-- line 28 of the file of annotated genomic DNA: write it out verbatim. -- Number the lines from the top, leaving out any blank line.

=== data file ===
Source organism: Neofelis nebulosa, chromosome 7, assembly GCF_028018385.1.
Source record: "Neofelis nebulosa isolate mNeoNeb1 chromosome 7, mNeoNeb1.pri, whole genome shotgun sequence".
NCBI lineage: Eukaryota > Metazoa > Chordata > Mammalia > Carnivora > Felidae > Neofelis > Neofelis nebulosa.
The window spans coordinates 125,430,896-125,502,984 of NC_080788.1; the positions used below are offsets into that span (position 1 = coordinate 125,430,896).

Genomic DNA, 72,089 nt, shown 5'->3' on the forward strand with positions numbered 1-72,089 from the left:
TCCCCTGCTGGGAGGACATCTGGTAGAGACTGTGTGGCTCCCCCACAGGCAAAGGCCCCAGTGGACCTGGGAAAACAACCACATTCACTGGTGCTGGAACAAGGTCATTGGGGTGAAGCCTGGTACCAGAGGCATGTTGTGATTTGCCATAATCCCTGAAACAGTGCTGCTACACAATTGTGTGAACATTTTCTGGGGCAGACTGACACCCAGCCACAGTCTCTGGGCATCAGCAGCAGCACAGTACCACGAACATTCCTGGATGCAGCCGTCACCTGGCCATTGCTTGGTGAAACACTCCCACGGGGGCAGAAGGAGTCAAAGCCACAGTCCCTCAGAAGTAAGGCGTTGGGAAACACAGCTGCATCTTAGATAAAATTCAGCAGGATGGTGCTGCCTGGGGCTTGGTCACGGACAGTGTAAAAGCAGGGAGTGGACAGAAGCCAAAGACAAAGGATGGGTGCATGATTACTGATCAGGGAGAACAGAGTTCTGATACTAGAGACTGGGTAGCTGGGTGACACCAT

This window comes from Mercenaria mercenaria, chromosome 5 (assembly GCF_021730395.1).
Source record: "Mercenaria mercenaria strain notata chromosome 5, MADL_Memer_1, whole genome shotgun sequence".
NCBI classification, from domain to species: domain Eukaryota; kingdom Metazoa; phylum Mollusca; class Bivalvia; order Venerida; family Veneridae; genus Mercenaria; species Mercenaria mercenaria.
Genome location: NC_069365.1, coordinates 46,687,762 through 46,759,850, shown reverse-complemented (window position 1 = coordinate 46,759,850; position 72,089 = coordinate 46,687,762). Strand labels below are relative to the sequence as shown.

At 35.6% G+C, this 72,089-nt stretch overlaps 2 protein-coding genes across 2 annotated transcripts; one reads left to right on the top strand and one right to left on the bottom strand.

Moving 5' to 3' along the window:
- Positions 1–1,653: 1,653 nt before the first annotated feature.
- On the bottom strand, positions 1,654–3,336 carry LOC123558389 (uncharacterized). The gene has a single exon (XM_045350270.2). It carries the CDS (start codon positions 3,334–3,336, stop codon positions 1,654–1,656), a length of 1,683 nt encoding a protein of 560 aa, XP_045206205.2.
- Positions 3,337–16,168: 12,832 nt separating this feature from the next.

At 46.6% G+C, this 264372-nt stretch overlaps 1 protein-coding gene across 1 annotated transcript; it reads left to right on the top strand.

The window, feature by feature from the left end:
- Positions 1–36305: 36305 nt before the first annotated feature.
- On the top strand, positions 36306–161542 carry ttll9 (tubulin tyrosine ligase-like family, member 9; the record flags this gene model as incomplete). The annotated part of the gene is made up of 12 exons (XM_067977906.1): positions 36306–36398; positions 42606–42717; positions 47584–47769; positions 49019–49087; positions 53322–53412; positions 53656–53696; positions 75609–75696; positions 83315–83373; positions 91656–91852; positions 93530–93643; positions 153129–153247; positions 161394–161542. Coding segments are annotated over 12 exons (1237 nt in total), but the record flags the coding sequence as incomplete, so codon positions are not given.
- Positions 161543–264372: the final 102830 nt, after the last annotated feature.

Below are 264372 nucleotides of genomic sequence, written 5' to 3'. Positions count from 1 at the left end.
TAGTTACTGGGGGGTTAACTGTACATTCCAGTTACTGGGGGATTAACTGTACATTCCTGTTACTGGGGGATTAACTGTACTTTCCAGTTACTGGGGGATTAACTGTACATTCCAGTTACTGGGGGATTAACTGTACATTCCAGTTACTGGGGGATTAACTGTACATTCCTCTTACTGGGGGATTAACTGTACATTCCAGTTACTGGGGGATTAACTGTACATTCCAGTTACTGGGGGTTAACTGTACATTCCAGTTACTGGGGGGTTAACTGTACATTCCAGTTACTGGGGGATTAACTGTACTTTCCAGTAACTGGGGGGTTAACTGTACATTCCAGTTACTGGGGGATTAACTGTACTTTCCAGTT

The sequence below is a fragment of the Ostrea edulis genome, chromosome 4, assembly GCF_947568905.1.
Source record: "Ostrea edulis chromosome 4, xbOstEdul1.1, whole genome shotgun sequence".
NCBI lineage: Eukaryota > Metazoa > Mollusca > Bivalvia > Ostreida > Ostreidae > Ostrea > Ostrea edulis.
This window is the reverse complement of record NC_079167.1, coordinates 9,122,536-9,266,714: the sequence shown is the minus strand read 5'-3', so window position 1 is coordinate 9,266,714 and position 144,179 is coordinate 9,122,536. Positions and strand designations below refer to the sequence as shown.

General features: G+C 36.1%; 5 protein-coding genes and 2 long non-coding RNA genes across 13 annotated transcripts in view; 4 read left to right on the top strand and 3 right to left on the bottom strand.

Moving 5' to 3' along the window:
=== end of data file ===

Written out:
Moving 5' to 3' along the window: